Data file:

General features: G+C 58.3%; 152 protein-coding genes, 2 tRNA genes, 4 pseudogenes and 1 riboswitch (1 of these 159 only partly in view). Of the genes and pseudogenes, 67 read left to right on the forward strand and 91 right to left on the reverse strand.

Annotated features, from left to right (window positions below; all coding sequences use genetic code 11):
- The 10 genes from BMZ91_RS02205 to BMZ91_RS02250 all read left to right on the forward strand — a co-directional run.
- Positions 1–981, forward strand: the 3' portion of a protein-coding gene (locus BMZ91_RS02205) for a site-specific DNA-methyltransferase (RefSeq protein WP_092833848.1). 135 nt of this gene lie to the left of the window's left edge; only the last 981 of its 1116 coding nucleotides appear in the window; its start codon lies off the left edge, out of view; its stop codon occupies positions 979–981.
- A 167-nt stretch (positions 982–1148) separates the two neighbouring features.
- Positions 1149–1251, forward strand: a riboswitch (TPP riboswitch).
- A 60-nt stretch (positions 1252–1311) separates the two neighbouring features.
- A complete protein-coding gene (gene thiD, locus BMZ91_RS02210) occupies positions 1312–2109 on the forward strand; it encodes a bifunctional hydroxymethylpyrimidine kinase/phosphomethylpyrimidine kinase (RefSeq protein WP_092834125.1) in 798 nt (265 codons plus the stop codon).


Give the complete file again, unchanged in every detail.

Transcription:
General features: G+C 58.3%; 152 protein-coding genes, 2 tRNA genes, 4 pseudogenes and 1 riboswitch (1 of these 159 only partly in view). Of the genes and pseudogenes, 67 read left to right on the forward strand and 91 right to left on the reverse strand.

Annotated features, from left to right (window positions below; all coding sequences use genetic code 11):
- The 10 genes from BMZ91_RS02205 to BMZ91_RS02250 all read left to right on the forward strand — a co-directional run.
- Positions 1–981, forward strand: the 3' portion of a protein-coding gene (locus BMZ91_RS02205) for a site-specific DNA-methyltransferase (RefSeq protein WP_092833848.1). 135 nt of this gene lie to the left of the window's left edge; only the last 981 of its 1116 coding nucleotides appear in the window; its start codon lies off the left edge, out of view; its stop codon occupies positions 979–981.
- A 167-nt stretch (positions 982–1148) separates the two neighbouring features.
- Positions 1149–1251, forward strand: a riboswitch (TPP riboswitch).
- A 60-nt stretch (positions 1252–1311) separates the two neighbouring features.
- A complete protein-coding gene (gene thiD, locus BMZ91_RS02210) occupies positions 1312–2109 on the forward strand; it encodes a bifunctional hydroxymethylpyrimidine kinase/phosphomethylpyrimidine kinase (RefSeq protein WP_092834125.1) in 798 nt (265 codons plus the stop codon).